Projects per year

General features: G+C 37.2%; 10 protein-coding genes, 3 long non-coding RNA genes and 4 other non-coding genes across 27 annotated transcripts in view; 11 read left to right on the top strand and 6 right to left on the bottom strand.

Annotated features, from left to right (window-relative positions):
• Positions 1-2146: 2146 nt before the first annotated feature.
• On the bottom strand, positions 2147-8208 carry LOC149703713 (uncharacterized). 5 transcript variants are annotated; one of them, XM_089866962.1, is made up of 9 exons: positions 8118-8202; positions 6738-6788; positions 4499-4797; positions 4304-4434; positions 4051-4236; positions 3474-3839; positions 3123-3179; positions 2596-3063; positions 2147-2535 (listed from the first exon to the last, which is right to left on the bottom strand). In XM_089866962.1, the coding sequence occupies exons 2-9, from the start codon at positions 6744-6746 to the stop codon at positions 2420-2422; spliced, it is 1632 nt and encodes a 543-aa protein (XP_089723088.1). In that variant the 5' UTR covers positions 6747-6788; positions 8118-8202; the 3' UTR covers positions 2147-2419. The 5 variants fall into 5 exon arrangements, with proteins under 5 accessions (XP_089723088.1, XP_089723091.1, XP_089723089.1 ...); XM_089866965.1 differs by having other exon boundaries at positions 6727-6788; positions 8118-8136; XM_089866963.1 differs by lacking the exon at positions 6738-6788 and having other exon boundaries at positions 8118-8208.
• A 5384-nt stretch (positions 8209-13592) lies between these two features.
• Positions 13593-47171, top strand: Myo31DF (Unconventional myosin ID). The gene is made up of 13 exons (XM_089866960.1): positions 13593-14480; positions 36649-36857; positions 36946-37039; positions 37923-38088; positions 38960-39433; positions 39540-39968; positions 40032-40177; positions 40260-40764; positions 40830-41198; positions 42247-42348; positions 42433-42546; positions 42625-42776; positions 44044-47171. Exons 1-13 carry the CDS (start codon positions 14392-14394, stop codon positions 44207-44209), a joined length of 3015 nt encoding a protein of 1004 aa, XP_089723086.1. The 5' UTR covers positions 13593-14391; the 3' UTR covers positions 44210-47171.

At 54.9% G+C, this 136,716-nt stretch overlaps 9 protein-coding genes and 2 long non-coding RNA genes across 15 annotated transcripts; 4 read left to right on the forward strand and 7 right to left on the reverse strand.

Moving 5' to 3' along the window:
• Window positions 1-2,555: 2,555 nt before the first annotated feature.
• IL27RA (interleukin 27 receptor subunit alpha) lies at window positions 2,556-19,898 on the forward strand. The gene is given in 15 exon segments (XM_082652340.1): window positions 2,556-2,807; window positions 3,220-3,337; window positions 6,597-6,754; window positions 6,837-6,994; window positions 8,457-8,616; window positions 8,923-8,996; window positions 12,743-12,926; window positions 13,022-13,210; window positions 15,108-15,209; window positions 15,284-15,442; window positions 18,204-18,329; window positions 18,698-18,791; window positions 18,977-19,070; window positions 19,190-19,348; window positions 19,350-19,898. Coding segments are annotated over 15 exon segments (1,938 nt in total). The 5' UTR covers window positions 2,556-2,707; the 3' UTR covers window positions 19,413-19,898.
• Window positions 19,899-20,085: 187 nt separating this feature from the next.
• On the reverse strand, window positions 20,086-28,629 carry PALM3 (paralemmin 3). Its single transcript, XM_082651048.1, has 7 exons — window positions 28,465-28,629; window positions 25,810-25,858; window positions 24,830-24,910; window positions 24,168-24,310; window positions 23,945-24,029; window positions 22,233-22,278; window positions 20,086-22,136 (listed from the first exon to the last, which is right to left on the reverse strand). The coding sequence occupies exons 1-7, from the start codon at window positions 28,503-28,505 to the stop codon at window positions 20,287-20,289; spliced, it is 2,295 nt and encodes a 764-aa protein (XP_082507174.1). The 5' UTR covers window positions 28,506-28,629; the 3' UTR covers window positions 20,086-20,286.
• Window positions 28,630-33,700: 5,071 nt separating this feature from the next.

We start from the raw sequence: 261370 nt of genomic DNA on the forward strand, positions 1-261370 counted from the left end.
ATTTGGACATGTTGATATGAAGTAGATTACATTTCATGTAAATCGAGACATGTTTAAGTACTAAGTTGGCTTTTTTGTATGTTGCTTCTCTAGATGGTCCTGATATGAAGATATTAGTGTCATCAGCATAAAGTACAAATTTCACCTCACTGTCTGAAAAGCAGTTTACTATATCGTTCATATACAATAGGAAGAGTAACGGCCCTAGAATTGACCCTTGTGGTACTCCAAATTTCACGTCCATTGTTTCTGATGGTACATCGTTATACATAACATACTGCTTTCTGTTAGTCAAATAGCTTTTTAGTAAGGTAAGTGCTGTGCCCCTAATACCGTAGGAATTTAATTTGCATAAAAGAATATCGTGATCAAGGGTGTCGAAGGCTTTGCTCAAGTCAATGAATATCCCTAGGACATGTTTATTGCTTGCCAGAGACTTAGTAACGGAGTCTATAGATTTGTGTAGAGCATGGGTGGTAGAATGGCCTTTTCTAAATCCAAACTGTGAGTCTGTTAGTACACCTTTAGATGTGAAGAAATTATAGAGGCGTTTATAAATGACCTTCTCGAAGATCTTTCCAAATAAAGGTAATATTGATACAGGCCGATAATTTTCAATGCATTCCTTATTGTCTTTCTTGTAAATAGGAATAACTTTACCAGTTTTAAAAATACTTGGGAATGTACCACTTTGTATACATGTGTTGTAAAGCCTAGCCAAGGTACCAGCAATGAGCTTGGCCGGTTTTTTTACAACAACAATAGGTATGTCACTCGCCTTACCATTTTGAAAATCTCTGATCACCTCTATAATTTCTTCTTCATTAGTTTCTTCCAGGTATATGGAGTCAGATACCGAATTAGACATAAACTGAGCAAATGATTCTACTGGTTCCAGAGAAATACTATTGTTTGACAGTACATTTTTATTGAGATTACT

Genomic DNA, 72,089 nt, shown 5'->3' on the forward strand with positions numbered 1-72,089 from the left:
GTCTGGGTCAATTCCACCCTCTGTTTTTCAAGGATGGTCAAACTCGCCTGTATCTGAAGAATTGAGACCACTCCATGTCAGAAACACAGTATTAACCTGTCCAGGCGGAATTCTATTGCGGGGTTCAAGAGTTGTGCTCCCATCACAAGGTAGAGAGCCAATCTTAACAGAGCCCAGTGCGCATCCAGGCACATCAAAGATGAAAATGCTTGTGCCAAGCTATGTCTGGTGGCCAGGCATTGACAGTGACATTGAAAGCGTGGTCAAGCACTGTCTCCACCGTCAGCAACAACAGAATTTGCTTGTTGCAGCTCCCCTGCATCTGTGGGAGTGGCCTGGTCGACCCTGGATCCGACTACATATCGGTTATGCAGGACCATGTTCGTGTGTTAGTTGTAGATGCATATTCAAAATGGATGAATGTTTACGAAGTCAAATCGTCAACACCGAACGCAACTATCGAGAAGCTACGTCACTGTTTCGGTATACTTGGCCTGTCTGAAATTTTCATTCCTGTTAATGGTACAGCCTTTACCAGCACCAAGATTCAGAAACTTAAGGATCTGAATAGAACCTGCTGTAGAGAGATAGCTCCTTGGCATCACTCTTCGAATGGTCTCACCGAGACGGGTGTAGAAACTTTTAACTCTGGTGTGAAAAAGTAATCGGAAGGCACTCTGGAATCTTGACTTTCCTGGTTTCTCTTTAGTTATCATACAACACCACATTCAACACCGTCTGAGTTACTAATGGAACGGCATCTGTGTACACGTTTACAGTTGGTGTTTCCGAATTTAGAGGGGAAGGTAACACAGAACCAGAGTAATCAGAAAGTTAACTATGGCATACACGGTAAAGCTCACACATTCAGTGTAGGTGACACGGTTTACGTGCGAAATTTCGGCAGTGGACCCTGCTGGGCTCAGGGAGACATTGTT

Background Previous studies indicate that risk of mortality is higher for patients admitted to acute hospitals at the weekend. Thus, there is a drive to move towards provision of a 7 day health-care service in the UK. However, less is known about variations in clinical outcomes among patients admitted to psychiatric hospitals. We sought to investigate variations in clinical outcomes for patients admitted to a psychiatric hospital at the weekend. Methods The study was conducted with anonymised electronic health record data from the South London and Maudsley NHS Foundation Trust. Data were obtained from all consecutive admissions to psychiatric hospitals within the Trust between April 1, 2006, and March 31, 2015, with the Clinical Record Interactive Search tool. The association of weekend or bank holiday admission with duration of admission, risk of readmission, and inpatient mortality were investigated by multivariable regression analyses with age, sex, and ethnicity as covariates. Secondary analyses were performed to investigate the distribution of admissions, discharges, inpatient mortality, episodes of seclusion, and violent incidents on different days of the week. Findings 7303 (16·1%) of 45 264 admissions commenced during a weekend or bank holiday. Patients who were aged between 26 and 35 years, female, or from a minority ethnic group were more likely to be admitted at the weekend. Patients admitted at the weekend were more likely to present via acute hospital services, other psychiatric hospitals, or the criminal justice system than to be admitted directly from their own home. Weekend admission was associated with a shorter duration of admission (β coefficient −21·1 days, 95% CI −24·6 to −17·6; p<0·001) and increased risk of readmission in the 12 months after index admission (incidence rate ratio 1·13, 1·08–1·18; p<0·001) but no significant difference in inpatient mortality (odds ratio 0·79, 0·51–1·23) compared with weekday admission. Fewer episodes of seclusion occurred at the weekend (χ2=15·8, p=0·02) but there was no significant variation in deaths during hospital admission or violent incidents on different days of the week. Interpretation We show that patients admitted at the weekend had shorter admissions and increased risk of readmission but no significant difference in risk of inpatient mortality compared with those admitted during the week. This finding contrasts with previous studies in acute hospitals where weekend admission is typically associated with increased likelihood of inpatient mortality, and highlights a need to consider variations in demand when implementing health-care services across a 7 day week. Funding National Institute for Health Research, Medical Research Council.